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Dynamically stable structures



 

It is likely that the structures an initial disturbance breaks into will be somewhat analogous to attractors in chaos theory. These attractors will be dynamically stable structures that pass through similar sequences of states even if they are slightly perturbed. Such structures will be transformed to different structures or `attractors' if they are perturbed sufficiently. These structures have a form of wave-particle duality. They are extended fields that transform as structural units. It is the `structural integrity' of these `attractors' that may explain the multi-particle wave function. These structures can physically overlap. In doing so they loose their individual identities. The relationship between the observation of a particle to earlier observations of particles in a multi-particle system does not require any continuity in the existence of these particles. Particles are not indivisible structures. They are the focal point and mechanism through which the wave function interacts and reveals its presence.

It is plausible to expect such a system will continually be resolving itself into stable structures. Reversibility and absolute time symmetry put constraints on what forms of evolution are possible and what structures can maintain stability. These may be reflected in macroscopic laws like the conservation laws that predict violations of Bell's inequality. Perhaps we get the correlations because there is an enormously complex process of converging to a stable state consistent with these structural conservation laws. It is plausible that at the distances of the existing experiments the most probable way this can be accomplished is through correlations between observations of the singlet state particles.

In this model isolated particles are dynamically stable structures. Multi-particle systems involve the complex dynamics of a nonlinear wave function that at times and over limited volumes approximates the behavior of an isolated particle. Since the existing theory only describes the statistical behavior of this wave function it is of limited use in gaining insight into the detailed behavior of this physical wave function.

Consider a particle that emits two photons. In the existing model there is no event of particle emission. There is a wave function that gives the probability of detecting either photon at any distance from the source. Once one of the photons is detected the other is isolated to a comparatively small region. Prior to detecting either photon there is a large uncertainty in the position of both photons. There is even uncertainty as to whether the particle decay occurred and the photons exist. The existing model gives no idea of what is actually happening. It only allows us to compute the probability that we will make certain observations. Some will argue that nothing is happening except what we observe. In the model I am proposing there is an objective process involving the emission of two photons. There is no instant of photon emission. The photons may start to appear many times and be re-absorbed. At some point the process will become irreversible and the photons in the form of two extended wave function structures will move apart.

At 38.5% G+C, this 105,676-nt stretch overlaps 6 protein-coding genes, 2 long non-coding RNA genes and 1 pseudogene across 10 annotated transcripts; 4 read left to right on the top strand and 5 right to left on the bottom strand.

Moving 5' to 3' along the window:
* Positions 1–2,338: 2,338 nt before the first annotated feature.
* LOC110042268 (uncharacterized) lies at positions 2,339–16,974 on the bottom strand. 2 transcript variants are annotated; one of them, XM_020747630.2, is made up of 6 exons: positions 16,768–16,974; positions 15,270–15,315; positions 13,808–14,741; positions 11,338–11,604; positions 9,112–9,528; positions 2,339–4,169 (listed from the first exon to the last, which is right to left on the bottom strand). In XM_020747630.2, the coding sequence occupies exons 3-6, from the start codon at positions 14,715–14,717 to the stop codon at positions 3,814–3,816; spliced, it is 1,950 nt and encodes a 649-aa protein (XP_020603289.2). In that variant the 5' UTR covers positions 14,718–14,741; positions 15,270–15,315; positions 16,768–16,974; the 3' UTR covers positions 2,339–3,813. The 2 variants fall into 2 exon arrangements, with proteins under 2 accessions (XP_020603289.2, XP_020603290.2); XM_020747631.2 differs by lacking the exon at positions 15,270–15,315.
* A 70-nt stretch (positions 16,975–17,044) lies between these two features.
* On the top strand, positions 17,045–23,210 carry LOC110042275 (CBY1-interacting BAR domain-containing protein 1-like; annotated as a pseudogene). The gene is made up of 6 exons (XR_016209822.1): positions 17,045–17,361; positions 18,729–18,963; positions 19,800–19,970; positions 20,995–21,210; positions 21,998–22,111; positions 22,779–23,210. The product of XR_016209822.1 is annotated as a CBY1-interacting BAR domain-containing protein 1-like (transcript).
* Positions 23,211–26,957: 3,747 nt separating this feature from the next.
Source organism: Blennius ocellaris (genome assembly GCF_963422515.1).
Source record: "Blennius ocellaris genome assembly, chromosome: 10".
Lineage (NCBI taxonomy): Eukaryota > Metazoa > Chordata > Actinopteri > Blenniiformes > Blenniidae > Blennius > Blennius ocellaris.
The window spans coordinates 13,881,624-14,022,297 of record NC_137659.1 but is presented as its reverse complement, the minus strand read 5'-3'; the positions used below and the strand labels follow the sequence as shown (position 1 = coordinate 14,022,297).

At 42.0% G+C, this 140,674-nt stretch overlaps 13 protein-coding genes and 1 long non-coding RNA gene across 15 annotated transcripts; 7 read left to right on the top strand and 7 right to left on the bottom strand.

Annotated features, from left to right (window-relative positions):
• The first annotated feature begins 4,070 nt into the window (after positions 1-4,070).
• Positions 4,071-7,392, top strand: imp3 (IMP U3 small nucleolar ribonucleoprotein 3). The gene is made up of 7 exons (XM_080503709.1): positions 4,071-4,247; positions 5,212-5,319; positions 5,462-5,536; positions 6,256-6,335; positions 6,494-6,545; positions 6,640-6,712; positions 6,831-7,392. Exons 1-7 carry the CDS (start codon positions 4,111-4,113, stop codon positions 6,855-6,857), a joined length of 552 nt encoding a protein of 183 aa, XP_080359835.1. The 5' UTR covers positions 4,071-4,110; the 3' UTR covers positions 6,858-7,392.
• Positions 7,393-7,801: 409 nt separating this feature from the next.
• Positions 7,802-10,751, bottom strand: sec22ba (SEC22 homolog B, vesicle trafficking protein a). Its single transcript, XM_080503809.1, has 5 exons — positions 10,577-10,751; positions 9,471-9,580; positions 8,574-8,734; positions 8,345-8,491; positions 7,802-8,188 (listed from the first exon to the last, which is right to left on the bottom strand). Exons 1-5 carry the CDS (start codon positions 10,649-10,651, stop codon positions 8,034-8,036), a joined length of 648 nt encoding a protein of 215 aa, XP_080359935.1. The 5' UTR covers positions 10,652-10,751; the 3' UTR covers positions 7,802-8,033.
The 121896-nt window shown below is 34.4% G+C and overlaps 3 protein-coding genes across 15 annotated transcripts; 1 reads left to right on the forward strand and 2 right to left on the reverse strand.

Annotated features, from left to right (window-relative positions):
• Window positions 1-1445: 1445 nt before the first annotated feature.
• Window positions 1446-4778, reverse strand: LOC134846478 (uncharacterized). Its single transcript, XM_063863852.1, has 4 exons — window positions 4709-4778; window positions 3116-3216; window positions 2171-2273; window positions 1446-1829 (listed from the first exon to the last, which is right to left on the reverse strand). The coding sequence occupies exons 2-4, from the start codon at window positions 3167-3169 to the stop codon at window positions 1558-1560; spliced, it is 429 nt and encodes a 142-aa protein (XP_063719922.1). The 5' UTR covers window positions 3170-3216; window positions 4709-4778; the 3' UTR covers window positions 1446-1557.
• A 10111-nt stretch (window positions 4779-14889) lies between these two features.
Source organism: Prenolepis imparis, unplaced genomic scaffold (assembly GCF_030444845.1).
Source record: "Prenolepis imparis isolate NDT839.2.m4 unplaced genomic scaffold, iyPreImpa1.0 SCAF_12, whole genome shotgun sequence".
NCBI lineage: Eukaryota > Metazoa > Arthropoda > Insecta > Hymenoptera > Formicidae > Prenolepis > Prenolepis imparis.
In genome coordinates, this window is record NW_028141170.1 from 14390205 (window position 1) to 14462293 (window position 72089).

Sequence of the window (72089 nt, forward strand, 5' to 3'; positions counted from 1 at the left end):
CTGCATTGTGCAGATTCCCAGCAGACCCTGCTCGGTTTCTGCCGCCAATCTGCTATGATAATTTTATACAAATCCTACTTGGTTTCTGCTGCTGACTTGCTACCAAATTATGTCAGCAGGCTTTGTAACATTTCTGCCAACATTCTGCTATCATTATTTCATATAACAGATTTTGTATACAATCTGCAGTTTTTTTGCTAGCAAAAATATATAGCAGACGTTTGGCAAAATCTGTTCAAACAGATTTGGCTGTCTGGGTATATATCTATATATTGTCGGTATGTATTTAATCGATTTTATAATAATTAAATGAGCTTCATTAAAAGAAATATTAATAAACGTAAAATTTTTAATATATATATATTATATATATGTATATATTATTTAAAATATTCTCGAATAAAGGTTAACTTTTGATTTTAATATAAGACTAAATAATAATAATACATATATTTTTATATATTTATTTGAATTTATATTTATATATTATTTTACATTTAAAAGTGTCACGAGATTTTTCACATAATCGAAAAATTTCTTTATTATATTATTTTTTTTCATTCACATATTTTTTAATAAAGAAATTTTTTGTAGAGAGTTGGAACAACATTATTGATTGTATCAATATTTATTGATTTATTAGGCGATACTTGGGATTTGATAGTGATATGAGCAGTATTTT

An observation of either photon localizes both photons in the existing theory. In my theory there are two localized structures but we do not know the location of these structures until an observation is made. For the most part localization effects do not allow discrimination between my proposal and the standard theory because of the way the existing theory models the localization of entangled particles after an observation. However in an experiment in which a single particle can diffuse over an indefinitely large volume there is a difference in the two theories that is in principle experimentally detectable. Standard quantum mechanics puts no limit on the distance over which simultaneous interference effects from a single particle may be observed. There will be an absolute fixed limit to this in the class of theories I am proposing although I cannot quantify what that limit will be.

Perhaps part of what is so confusing in quantum mechanics is that it combines classical probability where new information allows us to `collapse' our model of reality in accord with an observation and a physical wave function which determines the probability that there will be a physical nonlinear transformation with a focal point at a given location. The existing theory's failure to discriminate between these two dramatically different kinds of probability may be one reason why it seems to defy conventional notions of causality.

Whether a particular transformation can complete depends in part on the conservation laws. Unless there is enough energy to support the new structure and unless symmetry and other constraints are met a transformation may start to occur but never complete. One can expect that such incomplete transformations happen and reverse themselves far more frequently than do complete transformations. The transformations that continually start and reverse could be a physical realization of Feynman diagrams  that describe all the possible interactions in a system.

A transformation is a process of converging to stable state consistent with the conservation laws. The information that determines the outcome of this process includes not only the averaged or smoothed wave function of the existing theory but also the minute details that result from discretization. This additional hidden information is not necessarily tied to the particles involved or to their wave functions in the existing model. It can be anywhere in the light cone of the transformation process.

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